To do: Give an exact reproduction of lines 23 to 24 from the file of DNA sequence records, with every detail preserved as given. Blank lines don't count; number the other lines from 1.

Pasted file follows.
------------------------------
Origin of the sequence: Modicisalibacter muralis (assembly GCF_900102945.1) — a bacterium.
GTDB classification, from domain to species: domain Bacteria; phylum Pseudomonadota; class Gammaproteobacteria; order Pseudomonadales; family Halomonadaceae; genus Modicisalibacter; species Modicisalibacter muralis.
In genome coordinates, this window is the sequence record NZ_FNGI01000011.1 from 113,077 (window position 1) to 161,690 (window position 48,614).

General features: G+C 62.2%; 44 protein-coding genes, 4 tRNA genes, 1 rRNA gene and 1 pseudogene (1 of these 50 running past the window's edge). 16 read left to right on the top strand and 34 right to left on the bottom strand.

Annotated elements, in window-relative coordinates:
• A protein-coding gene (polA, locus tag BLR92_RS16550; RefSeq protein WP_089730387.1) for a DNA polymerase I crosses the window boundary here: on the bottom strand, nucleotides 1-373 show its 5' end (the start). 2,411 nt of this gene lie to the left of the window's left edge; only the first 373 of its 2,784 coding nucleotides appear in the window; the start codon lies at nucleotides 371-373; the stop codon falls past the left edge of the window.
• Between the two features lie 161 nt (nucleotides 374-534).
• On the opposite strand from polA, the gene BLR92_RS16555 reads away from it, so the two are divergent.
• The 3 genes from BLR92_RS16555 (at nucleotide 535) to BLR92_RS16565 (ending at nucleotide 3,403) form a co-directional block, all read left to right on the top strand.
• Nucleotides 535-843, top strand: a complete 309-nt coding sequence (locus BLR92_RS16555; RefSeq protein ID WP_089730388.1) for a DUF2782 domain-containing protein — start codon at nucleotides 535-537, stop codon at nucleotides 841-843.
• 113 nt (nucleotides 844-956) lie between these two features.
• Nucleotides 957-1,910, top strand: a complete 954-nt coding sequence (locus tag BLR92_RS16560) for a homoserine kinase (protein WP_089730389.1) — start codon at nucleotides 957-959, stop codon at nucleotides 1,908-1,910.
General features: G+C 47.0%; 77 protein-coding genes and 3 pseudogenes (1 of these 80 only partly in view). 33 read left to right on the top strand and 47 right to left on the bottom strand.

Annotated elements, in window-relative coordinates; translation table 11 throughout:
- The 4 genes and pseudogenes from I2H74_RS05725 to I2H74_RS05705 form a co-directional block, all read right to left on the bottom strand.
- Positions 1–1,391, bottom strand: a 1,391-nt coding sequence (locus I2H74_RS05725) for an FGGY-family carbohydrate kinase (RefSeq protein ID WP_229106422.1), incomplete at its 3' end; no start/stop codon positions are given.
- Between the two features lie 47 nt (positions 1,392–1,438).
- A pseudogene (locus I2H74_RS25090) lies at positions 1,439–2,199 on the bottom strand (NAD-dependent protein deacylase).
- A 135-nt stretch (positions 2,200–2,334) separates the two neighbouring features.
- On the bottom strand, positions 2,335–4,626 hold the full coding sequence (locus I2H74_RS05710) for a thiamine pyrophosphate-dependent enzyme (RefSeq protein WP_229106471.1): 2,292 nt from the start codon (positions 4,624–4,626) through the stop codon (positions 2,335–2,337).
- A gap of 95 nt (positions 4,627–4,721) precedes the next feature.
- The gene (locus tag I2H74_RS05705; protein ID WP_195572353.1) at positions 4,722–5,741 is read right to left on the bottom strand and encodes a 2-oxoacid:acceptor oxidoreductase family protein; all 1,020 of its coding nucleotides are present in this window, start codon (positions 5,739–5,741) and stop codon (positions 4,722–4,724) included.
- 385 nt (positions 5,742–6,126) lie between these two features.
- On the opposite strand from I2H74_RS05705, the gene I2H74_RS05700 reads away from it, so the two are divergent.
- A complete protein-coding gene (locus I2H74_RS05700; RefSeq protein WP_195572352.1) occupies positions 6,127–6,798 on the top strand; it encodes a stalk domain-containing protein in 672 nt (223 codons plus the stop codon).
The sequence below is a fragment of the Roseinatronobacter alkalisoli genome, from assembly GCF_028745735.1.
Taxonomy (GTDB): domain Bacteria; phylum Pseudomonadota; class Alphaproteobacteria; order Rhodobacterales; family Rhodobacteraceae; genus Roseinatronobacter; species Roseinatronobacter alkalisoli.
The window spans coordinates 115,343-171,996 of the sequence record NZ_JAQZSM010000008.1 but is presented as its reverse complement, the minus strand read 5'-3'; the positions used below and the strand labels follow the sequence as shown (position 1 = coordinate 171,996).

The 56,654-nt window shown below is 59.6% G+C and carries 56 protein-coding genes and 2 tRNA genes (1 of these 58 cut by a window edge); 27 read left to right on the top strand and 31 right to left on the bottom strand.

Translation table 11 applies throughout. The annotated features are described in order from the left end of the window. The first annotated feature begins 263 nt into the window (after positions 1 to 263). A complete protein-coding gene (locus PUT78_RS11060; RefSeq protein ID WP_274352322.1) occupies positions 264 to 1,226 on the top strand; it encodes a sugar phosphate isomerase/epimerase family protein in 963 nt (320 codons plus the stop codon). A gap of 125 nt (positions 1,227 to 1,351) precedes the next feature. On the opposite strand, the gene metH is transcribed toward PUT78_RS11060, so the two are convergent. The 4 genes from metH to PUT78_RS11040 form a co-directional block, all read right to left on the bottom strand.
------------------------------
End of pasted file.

- 385 nt (positions 5,742–6,126) lie between these two features.
- On the opposite strand from I2H74_RS05705, the gene I2H74_RS05700 reads away from it, so the two are divergent.